Connecticut’s House of Representatives passed a bill this week declaring racism to be a public health crisis.
The legislation, which passed 114-33 after going through the Senate in similar fashion, is now headed to the desk of Democratic Gov. Ned Lamont and, if it becomes law, is set to create task forces to study how systemic racism may impact health outcomes. The purported goal of the bill is to reduce medical outcome disparities by 70 percent, and it will require bias trainings for doctors who work with pregnant or post-partum women and establish programs to recruit more non-white people to work in health care.
Further, the bill borrows academic phrases from critical race theory, including demands for “cultural humility” from white health care workers, which is an innocuous way of declaring the need to go into every interaction actively thinking about your race, the race of those with whom you are speaking, and any potential power imbalances therein. Predictably, it also contains provisions that have nothing to do with racism in health care, calling for studies regarding mental health treatment and breast cancer, and tackling gun violence by creating an additional advisory committee.
Although some Republicans voted with Democrats, the debate was intense, with some using the bill as a declaration of the entire country’s systemic racism. Others feared giving critical race theory a stronger foothold in the law.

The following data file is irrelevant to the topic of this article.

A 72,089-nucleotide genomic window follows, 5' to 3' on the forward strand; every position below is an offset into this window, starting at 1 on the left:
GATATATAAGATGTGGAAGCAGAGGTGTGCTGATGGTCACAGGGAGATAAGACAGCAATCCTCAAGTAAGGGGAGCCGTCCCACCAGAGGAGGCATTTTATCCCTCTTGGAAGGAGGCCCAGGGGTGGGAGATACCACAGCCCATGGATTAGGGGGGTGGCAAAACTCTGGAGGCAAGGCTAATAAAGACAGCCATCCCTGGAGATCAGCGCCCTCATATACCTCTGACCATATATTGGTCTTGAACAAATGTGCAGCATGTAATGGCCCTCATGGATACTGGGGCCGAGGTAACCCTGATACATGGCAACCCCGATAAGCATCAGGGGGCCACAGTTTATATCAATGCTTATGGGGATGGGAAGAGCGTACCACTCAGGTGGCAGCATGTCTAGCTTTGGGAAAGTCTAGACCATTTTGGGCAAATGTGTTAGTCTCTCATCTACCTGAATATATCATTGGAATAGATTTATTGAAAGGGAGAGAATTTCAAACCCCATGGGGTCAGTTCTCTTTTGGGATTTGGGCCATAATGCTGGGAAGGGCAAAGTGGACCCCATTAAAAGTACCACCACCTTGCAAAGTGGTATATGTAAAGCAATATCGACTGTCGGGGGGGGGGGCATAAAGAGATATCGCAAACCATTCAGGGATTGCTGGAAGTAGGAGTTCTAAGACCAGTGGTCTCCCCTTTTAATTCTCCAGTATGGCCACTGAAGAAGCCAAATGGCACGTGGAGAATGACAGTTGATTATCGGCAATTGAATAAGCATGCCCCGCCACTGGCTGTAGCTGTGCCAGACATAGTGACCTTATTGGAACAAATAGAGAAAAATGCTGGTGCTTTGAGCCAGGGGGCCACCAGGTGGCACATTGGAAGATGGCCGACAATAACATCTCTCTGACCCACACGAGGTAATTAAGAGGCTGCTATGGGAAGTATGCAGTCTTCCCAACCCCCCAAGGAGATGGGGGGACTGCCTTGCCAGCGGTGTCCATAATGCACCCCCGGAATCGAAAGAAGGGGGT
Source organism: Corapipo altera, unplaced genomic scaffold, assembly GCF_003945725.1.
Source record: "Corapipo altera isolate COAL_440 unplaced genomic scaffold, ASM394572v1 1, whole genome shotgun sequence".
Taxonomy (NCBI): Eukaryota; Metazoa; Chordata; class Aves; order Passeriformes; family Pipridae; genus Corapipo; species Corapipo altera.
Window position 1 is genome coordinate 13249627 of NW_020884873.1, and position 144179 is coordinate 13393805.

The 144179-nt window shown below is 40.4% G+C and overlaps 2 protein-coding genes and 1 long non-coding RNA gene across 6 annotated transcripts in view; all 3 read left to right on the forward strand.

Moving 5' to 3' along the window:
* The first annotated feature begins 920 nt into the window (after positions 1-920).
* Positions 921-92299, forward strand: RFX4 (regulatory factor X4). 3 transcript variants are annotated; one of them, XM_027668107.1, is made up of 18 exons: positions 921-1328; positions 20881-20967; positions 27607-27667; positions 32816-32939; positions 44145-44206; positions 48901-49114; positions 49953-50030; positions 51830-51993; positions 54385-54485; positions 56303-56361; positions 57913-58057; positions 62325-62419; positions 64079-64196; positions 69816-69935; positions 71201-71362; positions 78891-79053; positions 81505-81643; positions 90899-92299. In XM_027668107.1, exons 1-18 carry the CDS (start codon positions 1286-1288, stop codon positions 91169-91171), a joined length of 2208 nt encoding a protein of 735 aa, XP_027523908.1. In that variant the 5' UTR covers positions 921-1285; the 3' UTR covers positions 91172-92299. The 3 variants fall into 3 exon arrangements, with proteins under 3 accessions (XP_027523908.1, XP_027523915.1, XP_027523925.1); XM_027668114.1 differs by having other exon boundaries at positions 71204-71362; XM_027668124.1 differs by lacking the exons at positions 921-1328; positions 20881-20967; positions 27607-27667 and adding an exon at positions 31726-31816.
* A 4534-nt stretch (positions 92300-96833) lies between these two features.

“Racism has been a public health crisis since the founding of this country,” declared Democratic state Rep. Brandon McGee on the House floor, praising the bill as a good step toward rectification.
Kimberly Fiorello, one of the 33 state representatives who voted against the measure, is concerned the governor is “exercising extra controls” through COVID-19. She told Fox News she believes the bill “is critical race theory in our laws, it’s just reprehensible, and it’s just offensive to the great people of Connecticut.”
“I will tell you, our institutions have their faults but nothing to what this bill says. Nothing,” said Republican state Rep. Harry Arora, who believes discrimination exists and ought to be combated but that this bill is far worse than the problem. “There are bad apples out there, bad people out there. There are some bad laws out there. There’s some remnants. There’s something that needs to be written, perhaps. But the core is good. I’m angry when I look at this bill.”